Benign Soul

by Nicole Hayes My master has a benign soul. Denying me opportunity to learn. Hanging my intellectualism, on branches near the surface. My deep wounds are covered, in bandages too small to mask the pain. I sweep the tears under rugs, allowing darkness to win the battle. I am a slave. Running through fields of stigmas, attached to my brown skin, escaping chains of my … Continue reading Benign Soul

Renewal

Good Morning Revisionaries! In celebration of April, Earth Day, and the end of a long winter, we announce our April theme “Renewal.” We are keeping this topic broad for a reason-renewal is something different for each one of us. Whether spiritual, physical, emotional, artistic, or any of the other ways that we experience rebirth and renewal, we want to hear your stories about what this … Continue reading Renewal

Clean Slates Call for Crafting: How to Make Your Own Vision Board

By Elizabeth Tripp Recently, after a painful breakup, I decided to make my very first vision board. I wanted to turn my heartache into an opportunity to build a better, brighter future for myself. Visualization is a powerful mental exercise and has been proven to increase motivation and confidence. I was also looking for a fun distraction; blissfully, creating my vision board took up an … Continue reading Clean Slates Call for Crafting: How to Make Your Own Vision Board

The Walking Purchase and the Dismissal of the Delaware Nation v. Commonwealth: Legal Institutions as Instruments of the Settler State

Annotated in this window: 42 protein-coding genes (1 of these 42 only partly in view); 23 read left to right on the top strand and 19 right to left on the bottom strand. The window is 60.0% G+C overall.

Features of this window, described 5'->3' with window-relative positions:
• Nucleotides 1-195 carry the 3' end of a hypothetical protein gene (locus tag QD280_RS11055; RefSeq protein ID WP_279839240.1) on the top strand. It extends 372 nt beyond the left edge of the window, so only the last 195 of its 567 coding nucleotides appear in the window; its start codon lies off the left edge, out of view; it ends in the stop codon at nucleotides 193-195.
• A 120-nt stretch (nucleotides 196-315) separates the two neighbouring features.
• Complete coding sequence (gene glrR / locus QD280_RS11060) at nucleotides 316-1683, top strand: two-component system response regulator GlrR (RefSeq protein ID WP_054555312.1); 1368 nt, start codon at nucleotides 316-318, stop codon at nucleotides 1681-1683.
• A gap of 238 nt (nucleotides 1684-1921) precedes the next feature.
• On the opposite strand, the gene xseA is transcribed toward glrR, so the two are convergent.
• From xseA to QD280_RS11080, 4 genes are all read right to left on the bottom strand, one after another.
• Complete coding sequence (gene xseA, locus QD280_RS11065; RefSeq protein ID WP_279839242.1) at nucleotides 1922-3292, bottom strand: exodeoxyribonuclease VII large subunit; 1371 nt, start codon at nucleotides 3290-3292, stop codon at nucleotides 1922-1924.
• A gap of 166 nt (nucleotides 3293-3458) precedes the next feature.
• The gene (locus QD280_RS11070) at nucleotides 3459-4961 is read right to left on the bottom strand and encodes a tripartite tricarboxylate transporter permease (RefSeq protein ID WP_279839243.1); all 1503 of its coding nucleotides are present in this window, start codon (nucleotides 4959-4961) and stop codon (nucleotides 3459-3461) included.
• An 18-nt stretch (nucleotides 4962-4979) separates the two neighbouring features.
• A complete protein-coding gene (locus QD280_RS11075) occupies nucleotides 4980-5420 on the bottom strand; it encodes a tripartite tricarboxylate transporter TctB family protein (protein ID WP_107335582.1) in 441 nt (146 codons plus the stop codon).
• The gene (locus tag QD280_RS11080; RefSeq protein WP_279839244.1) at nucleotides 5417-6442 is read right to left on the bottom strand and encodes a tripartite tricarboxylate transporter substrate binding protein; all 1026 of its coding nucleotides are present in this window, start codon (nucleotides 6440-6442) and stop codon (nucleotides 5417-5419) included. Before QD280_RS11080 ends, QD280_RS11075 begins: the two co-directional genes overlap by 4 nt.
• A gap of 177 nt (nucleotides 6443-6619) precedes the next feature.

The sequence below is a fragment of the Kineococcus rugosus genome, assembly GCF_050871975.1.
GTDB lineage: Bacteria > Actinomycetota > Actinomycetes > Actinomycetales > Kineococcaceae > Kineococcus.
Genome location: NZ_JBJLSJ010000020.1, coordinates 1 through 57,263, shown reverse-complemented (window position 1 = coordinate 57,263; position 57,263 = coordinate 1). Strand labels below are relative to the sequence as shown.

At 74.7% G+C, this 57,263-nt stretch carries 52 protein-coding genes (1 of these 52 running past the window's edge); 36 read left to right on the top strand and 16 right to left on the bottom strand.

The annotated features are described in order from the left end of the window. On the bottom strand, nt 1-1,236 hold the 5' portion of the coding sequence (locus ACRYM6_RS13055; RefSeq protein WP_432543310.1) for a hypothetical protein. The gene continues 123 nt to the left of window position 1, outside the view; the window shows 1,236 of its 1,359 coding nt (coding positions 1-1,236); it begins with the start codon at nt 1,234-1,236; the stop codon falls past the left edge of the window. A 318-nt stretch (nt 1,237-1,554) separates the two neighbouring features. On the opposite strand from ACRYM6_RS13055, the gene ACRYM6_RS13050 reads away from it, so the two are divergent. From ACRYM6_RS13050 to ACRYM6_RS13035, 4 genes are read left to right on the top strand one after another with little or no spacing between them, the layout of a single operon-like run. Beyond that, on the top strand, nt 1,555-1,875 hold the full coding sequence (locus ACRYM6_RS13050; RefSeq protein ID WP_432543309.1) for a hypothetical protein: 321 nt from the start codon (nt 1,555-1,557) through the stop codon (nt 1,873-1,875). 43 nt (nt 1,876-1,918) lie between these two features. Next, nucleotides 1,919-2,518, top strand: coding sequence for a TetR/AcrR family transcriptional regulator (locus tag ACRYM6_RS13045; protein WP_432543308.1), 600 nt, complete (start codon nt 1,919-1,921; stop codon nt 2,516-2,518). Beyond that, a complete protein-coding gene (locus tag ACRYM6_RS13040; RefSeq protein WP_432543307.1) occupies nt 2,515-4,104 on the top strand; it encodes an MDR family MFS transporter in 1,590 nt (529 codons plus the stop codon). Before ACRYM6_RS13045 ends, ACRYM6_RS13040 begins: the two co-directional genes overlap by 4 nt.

by Noelle Iati In 2004, the Delaware Nation sued the owners of over 300 acres of land in the “Forks” region of Northampton County, Pennsylvania, attempting to reclaim possession. The land, they claimed, was tribal land, obtained by Europeans through a fraudulent transaction, then granted to a Native man named Tunda “Moses” Tatamy, and then resold upon his death by Pennsylvania land speculators with no … Continue reading The Walking Purchase and the Dismissal of the Delaware Nation v. Commonwealth: Legal Institutions as Instruments of the Settler State

For the NEH…

Historians Joan Kelly, Alice Kessler-Harris, Joan Scott, and Nell Painter, photographer Candacy Taylor, and filmmaker Mira Nair. What do these women have in common? All received funding from the National Endowment for the Humanities (NEH), a government-funded agency now more than a half-century old. Operating under the banner “Because democracy demands wisdom,” the NEH provides funds to “cultural institutions, such as museums, archives, libraries, colleges, … Continue reading For the NEH…

Write for Re/Visionist!

It’s the spring semester, and it’s time to get out your calendar again to set your second semester agenda! Re/Visionist is calling for students to get involved in the production of the Women’s History Program’s blog. Both graduate and undergraduate students of all disciplines are encouraged to participate. As our mission statement says, the blog “aims to promote a critical analysis of history and contemporary … Continue reading Write for Re/Visionist!

Using Government Docs for Women’s History

Over the course of the last semester, I have spent my time researching the Equal Rights Amendment (ERA). “Equality of rights under the law shall not be denied or abridged by the United States or by any State on account of sex.” Harmless, right? Well, a lot of people, particularly Phyllis Schlafly and STOP ERA, begged to differ. Even so, before the U.S. Senate deliberated … Continue reading Using Government Docs for Women’s History

An Interview with Shirley Stewart MA ’10

Shirley Stewart is an alumnae of the Women’s History Program at Sarah Lawrence College, and the author of The World of Stephanie St. Clair: An Entrepreneur, Race Woman and Outlaw in Early Twentieth Century Harlem. She will be coming to Sarah Lawrence on December 3rd at 5:30 in Heimbold 208. Here is a sneak peek at her research process and advice for those interested in … Continue reading An Interview with Shirley Stewart MA ’10